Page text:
Review: The Social Gospel and Globalization

By Jean Smith (reviewer)

WHEN STANLEY Knowles died, it was implied that the idea of the social gospel had died with him. Not so: it is alive and well, and Bill Blaikie's eloquent paper reminds us that it is needed now as much, if not more, than ever.

In the introduction Carl Ridd tells of how in 1977, in response to his mild criticism of the power of money to control life in its own interest, an executive of a very large international corporation phoned him, white hot with anger and fear, and said, "Business is getting tired of being the whipping boy of people like you. We are getting together, organizing. We'll show everyone how important we are. We will bury you." I think that's what globalization is all about.

Even the slightest familiarity with the devastating results of the machinations of the FTA, NAFTA, WTO, IMF and the World Bank has made people realize that whatever social and economic progress has been made in the past is being fast eroded by those agreements signed by our governments.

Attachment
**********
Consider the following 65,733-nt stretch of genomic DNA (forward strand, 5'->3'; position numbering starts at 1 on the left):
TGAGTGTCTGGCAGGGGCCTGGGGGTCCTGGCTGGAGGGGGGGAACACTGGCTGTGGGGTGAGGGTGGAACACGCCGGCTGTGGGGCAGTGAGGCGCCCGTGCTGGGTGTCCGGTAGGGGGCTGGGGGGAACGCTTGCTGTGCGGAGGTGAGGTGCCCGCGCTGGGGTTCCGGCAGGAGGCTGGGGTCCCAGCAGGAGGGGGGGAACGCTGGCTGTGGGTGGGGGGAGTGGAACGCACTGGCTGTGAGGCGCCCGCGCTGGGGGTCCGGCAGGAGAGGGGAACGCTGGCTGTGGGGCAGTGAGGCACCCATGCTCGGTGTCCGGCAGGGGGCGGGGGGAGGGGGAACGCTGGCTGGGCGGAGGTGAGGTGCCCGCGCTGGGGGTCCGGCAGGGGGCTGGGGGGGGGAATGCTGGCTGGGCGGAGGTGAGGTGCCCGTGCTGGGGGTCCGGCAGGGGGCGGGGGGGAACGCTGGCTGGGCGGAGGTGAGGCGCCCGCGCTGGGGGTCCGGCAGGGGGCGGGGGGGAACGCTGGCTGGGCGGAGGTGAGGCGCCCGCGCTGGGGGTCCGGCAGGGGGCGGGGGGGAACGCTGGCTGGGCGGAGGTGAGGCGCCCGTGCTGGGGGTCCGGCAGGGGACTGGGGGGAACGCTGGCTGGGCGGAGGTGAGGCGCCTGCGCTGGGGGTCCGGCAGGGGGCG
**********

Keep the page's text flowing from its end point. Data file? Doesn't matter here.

Blaikie outlines the development of social, health and labour legislation which benefited everyone and how they are now being destroyed by the free traders and the financial gurus who seem to have so many governments in thrall as they preach the gospel of the bottom line and globalization.

He talks about how the free trade agreements are really about breaking down communities and their supportive values and structures, so that control of our lives is vested in fewer and more distant hands. All this so that there will be fewer constraints on what Walter Tauschenbusch called "the lust for easy and unearned gain."

I recommend this booklet for individual reading but also as the focal point for discussion by a group of people concerned about the loss of the principles of the social gospel: justice, fairness, compassion and cooperation.

Reviewed by Jean Smith, Peace Magazine office manager

Peace Magazine Nov-Dec 1997

Peace Magazine Nov-Dec 1997, page 30. Some rights reserved.

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